US Supreme Court divided on affirmative action

The US Supreme Court was split on a challenge to an affirmative action plan at the University of Texas, a case with broad implications for racial diversity in US higher education.

The court, due to hand down its ruling next year, devoted more time than scheduled to the case of Abigail Fisher, a white student who says she was denied admission to the University of Texas at Austin because of the color of her skin.

After Elena Kagan's recusal from the case, eight rather than the usual nine justices will decide whether the 22-year-old woman's constitutional rights were violated and whether a policy that considers race as a factor in university admissions decisions is discriminatory.

The university's lawyer, Gregory Garre, supported by Solicitor General Donald Verrilli, came under often hostile questioning from the court's four conservative justices while three liberal justices defended the goal of racial diversity in higher education, as approved in a 2003 Supreme Court decision.

It is the first time the high-level panel is revisiting the issue after its Grutter v. Bollinger ruling, which determined that racial quotas do not violate the US Constitution.

Should it decide to reverse course, the court's decision would have an impact on all US universities, both private and public.

The makeup of the high court has changed since the earlier decision, "creating a conservative majority willing to strike down precedents upholding diversity-focused admissions programs," said Elizabeth Wydra, chief counsel at the Constitutional Accountability Center.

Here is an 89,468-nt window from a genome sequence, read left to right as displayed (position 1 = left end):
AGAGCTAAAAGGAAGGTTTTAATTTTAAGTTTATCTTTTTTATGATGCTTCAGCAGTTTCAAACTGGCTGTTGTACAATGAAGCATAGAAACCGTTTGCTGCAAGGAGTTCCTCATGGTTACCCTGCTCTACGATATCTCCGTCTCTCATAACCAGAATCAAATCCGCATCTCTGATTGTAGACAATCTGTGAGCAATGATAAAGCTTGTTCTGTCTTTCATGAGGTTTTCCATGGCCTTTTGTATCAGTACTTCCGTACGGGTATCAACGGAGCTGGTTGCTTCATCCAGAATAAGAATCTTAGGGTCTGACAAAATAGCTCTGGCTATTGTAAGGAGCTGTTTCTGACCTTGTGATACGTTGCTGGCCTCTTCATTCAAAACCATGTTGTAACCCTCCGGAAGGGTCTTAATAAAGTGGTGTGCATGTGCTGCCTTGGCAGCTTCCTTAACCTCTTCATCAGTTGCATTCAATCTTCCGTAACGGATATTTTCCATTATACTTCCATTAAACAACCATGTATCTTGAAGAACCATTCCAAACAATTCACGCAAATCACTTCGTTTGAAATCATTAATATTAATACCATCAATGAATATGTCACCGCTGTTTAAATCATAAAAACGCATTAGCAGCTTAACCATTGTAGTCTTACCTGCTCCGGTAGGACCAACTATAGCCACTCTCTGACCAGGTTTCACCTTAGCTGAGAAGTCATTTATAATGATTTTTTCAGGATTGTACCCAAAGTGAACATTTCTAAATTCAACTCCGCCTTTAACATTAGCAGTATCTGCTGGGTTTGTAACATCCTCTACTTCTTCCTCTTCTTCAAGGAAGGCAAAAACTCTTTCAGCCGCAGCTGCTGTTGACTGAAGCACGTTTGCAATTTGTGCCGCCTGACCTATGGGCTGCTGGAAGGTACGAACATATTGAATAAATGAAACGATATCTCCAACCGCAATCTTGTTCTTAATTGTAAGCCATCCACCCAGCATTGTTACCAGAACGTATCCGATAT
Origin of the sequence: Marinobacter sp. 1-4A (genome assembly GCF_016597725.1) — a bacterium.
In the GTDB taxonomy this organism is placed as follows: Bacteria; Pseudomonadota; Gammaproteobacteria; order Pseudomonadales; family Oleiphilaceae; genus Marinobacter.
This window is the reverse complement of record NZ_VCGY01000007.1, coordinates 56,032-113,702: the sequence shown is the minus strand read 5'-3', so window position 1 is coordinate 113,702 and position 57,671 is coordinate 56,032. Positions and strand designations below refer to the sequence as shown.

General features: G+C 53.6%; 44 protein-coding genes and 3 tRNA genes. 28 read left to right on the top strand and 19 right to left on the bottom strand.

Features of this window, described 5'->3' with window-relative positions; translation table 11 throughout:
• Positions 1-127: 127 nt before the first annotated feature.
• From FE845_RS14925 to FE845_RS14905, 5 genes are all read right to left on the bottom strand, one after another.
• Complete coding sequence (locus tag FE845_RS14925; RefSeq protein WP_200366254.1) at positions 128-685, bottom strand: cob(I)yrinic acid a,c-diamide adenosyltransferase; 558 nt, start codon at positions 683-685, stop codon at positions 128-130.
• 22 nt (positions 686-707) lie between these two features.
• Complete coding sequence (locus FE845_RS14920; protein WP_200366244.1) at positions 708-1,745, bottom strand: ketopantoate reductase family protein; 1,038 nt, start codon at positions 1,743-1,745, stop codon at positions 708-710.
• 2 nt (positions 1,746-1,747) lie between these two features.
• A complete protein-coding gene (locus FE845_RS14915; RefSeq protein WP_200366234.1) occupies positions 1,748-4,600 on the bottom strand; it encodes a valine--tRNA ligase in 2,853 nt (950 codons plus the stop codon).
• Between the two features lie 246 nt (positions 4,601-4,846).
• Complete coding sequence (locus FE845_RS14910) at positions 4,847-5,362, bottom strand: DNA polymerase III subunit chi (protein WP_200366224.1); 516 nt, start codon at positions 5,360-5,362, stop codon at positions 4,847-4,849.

In the end, Justice Anthony Kennedy -- a mostly conservative member of the court who has leaned both to the left and right of issues -- could be the deciding vote in the case. While in favor of diversity during last decade's ruling, he asked several skeptical questions Wednesday.

At the prodding of Justice Sonia Sotomayor, the panel wanted to know to what degree racial diversity should be maintained.

"Could you tell me what the critical mass" should be, asked Sotomayor, a Hispanic who is a fervent advocate of affirmative action.

"The point is to create an environment where everyone develops a certain citizenship in a diverse society," said Verrilli, who represents the views of President Barack Obama's administration.

"Our strength comes from different races, different cultures."

Fisher's attorney Bert Rein, arguing against the University of Texas admissions policy, called it an unacceptable "invasion" of the US Constitution's Equal Protection Clause, which requires each state to grant equal protection of the laws to any person within its jurisdiction.

"This is a constitutional injury," he said in his closing arguments.

After the oral arguments, Fisher issued a statement expressing hope that the court would strike down the policy.

"My parents always taught me that it is wrong to discriminate. I hope the Supreme Court will decide that all future University of Texas applicants will compete without their race or ethnicity used in the school's admissions process," she said.

Kagan, the newest justice, recused herself because she was involved in the case as solicitor general.

Should a tie vote occur among the eight justices deciding the case, a lower appellate court's ruling upholding the University of Texas's admissions policies would be sustained. That ruling, however, would not serve as a national precedent in the event of future court challenges.

The National Association for the Advancement of Colored People (NAACP) urged the court not to move backwards and said Fisher's arguments could do "grave damage."

"The American dream should be within reach of every child," the group said in a statement. "Despite all the progress our nation has made, we still have a long way to go."

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